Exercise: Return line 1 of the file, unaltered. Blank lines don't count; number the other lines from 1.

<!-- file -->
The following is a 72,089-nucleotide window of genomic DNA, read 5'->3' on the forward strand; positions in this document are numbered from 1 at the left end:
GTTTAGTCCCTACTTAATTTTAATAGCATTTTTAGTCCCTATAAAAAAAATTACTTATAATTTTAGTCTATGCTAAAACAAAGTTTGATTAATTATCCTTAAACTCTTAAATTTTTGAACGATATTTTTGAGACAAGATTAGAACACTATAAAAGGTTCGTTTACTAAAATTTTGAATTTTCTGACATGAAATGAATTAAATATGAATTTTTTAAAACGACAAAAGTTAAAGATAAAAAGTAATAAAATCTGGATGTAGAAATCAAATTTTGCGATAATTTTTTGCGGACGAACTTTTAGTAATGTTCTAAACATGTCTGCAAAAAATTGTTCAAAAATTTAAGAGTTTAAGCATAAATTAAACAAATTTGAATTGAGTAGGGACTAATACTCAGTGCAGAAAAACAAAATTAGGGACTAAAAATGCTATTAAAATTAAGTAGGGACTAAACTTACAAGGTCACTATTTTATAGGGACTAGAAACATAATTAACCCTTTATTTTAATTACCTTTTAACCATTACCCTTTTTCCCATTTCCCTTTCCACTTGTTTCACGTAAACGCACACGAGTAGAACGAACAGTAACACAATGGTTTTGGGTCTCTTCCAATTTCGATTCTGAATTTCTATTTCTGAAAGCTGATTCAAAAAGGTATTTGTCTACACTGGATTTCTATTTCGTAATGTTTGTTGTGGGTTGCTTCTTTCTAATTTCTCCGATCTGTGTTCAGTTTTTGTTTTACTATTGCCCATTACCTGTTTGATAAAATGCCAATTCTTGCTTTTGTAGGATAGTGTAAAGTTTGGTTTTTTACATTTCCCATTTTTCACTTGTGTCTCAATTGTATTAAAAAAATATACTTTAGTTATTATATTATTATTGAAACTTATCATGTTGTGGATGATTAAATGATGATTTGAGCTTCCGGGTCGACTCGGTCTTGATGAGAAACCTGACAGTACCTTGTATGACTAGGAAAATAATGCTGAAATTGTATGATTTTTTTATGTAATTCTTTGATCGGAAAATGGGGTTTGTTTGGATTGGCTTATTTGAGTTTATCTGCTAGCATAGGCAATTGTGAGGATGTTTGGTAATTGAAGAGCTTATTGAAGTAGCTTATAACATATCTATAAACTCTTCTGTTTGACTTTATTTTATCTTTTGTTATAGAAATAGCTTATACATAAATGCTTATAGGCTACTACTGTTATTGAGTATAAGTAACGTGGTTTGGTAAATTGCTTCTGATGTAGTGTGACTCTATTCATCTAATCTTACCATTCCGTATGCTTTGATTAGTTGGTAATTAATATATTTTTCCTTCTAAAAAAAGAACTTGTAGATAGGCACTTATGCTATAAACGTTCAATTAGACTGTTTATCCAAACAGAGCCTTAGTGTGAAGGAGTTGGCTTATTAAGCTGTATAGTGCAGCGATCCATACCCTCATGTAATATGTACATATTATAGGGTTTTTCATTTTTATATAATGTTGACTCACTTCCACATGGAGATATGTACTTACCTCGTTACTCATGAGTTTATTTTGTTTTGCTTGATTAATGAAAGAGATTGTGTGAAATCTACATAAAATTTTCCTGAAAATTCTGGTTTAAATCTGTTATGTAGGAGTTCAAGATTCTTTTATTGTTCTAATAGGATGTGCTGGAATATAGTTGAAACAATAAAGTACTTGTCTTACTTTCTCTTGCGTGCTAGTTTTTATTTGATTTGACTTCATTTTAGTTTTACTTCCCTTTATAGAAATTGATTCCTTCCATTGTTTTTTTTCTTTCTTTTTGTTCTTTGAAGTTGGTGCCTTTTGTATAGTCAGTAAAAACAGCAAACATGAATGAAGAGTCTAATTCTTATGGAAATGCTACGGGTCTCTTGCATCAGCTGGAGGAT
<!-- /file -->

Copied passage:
The following is a 72,089-nucleotide window of genomic DNA, read 5'->3' on the forward strand; positions in this document are numbered from 1 at the left end: